In India, diabetes is fast becoming a disease of the poor

As India becomes more prosperous, the prevalence of diabetes is becoming more common among the middle-class and the poor in affluent cities, finds a new study.

Two years ago, 49-year-old Ramachandran, a resident of Kolkata, underwent a regular medical check-up and was told that he was pre-diabetic. Even though he changed his diet to control his blood sugar levels, after a year he found that he was losing weight unusually and that his vision was blurring.

“I was also feeling a burning sensation while passing urine,” he said. “I found minor cuts and bruises in my private parts.”

In September last year, Ramachandran was diagnosed with type 2 diabetes. Ramachandran is an engineer from a middle-income background. It is among people like Ramachandran that diabetes is on the rise.

Diabetes has long been a disease of affluence but small regional studies in recent years have indicated that, in India, it has been slowly spreading among lower income groups. However, an ongoing national survey of diabetes called the Indian Council of Medical Research – India Diabetes or simply ICMR-INDIAB study finds that many more people from middle-income and poor communities are becoming diabetic.

The ICMR-INDIAB study is the largest national representative of diabetes and includes data from more than 57,000 people across 15 states, both in rural and urban areas. The study represents 363·7 million people or 51% of India’s adult population. Similar previous studies have been only regional with small sample sizes, low response rates and with varied diagnostic criteria. For this study, the researchers considered each person’s bodyweight, height, waist circumference and blood pressure and used glucose tolerance tests to diagnose diabetes and pre-diabetes.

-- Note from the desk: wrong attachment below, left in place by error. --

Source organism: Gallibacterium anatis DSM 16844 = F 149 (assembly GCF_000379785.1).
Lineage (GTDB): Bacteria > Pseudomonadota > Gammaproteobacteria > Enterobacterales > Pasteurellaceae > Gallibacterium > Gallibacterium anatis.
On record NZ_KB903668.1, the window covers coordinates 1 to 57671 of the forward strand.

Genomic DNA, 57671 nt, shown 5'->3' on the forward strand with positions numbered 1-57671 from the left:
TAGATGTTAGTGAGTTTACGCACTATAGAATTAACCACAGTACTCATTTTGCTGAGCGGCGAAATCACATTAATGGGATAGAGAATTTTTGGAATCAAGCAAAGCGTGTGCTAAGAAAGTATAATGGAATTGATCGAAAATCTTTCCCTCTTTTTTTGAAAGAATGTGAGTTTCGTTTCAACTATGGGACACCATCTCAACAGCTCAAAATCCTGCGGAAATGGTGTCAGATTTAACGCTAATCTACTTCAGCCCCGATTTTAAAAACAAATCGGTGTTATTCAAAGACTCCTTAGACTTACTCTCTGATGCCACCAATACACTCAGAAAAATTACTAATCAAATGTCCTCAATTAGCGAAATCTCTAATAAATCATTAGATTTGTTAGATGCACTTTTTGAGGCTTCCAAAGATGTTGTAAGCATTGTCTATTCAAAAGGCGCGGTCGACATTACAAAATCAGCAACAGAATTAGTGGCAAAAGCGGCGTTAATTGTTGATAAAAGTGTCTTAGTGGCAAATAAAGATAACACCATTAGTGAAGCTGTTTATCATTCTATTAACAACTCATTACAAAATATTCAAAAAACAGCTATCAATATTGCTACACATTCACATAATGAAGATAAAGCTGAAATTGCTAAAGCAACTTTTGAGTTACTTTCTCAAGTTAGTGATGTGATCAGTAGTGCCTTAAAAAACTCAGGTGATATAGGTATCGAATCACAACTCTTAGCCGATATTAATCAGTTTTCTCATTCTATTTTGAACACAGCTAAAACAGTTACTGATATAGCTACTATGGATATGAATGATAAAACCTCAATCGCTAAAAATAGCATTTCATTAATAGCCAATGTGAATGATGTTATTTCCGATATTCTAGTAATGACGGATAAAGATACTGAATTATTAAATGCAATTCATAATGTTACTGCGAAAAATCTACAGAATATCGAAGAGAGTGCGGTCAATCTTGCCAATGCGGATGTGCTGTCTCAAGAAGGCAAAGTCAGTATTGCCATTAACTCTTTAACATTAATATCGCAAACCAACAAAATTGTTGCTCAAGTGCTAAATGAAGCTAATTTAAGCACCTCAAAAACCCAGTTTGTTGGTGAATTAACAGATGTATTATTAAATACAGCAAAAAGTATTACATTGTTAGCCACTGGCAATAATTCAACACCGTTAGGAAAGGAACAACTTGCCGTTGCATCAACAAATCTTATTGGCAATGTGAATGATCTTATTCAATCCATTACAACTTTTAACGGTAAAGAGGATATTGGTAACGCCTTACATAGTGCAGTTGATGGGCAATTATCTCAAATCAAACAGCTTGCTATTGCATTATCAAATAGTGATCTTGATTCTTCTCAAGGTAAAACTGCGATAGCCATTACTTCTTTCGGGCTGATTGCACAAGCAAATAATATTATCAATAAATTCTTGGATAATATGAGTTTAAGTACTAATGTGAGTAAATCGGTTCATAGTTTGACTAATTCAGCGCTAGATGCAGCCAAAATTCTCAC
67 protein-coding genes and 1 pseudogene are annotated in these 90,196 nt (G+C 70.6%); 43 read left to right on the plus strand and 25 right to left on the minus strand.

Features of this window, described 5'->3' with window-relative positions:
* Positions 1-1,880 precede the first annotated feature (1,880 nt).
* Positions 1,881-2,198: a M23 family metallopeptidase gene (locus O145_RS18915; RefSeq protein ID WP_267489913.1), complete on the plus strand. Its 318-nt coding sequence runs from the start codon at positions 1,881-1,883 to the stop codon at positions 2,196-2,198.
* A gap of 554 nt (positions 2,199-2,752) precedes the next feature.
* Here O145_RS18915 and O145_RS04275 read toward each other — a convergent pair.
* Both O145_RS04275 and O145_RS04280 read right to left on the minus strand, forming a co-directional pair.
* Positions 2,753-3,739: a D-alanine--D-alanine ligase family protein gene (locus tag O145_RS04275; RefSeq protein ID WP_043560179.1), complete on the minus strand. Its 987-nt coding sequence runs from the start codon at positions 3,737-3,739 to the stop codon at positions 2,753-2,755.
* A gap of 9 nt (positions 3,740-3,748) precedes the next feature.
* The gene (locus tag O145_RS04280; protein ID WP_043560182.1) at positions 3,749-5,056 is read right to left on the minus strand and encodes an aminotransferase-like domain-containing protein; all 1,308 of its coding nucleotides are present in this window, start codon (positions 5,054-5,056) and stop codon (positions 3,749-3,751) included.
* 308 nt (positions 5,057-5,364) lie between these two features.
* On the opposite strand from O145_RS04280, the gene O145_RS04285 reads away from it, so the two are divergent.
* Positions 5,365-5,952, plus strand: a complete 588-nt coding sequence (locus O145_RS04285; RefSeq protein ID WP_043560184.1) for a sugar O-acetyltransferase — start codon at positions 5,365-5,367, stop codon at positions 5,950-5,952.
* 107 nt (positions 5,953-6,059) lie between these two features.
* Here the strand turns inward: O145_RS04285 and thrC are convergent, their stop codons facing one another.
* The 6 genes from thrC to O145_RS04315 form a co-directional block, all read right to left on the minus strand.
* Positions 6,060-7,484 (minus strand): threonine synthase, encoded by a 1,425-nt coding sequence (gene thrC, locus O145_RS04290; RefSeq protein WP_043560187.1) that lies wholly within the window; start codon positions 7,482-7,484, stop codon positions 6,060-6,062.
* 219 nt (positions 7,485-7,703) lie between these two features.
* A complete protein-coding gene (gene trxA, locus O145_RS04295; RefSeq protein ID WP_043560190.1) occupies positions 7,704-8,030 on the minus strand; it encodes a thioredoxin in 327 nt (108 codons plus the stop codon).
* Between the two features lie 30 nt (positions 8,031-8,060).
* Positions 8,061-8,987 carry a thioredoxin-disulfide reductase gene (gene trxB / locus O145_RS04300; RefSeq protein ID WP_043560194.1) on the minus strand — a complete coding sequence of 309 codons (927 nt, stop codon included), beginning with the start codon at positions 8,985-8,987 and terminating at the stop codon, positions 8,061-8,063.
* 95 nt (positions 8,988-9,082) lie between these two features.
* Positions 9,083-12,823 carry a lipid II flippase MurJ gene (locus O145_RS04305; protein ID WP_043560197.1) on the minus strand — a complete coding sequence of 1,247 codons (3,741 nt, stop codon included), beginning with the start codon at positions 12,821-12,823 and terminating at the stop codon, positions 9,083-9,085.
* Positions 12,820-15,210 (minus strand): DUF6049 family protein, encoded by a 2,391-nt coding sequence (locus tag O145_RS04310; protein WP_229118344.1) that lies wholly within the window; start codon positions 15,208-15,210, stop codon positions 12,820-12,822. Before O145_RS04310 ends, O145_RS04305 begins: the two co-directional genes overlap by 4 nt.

“We have also provided the first-ever data on the status of the diabetes epidemic in the North-Eastern states of India,” said Dr RM Anjana, vice-president of the Madras Diabetes Research Foundation and the lead author of the study published on Wednesday in the journal The Lancet Diabetes & Endocrinology.

The results

The overall prevalence of diabetes across the 15 states studied was 7.3%. The rates varied between states, from 4.3% in Bihar to 13.6% in Chandigarh. The overall prevalence of pre-diabetes was 10.3% as per the criteria set by the World Health Organisation. Men were more likely to be diabetic than women. Almost half of the people enrolled in the study were previously undiagnosed and were thus not aware of their diabetes until they were tested.

On an average, the researchers found diabetes to be twice as common in urban areas at 11.2% compared to the rural areas at 5.2%. However, in the urban areas of more economically advanced states, diabetes was higher among people even from low socio-economic backgrounds – a transition that is already common in high-income countries.

“This trend is a matter of great concern because it suggests that the diabetes epidemic is spreading to individuals who can least afford to pay for its management,” said Anjana. “The peculiarity about this epidemic in India is the relatively young age of onset compared to the Western world.”

The study suggests that the age of onset is in the age group of 25-34 years, which is at least two decades earlier than in developed countries.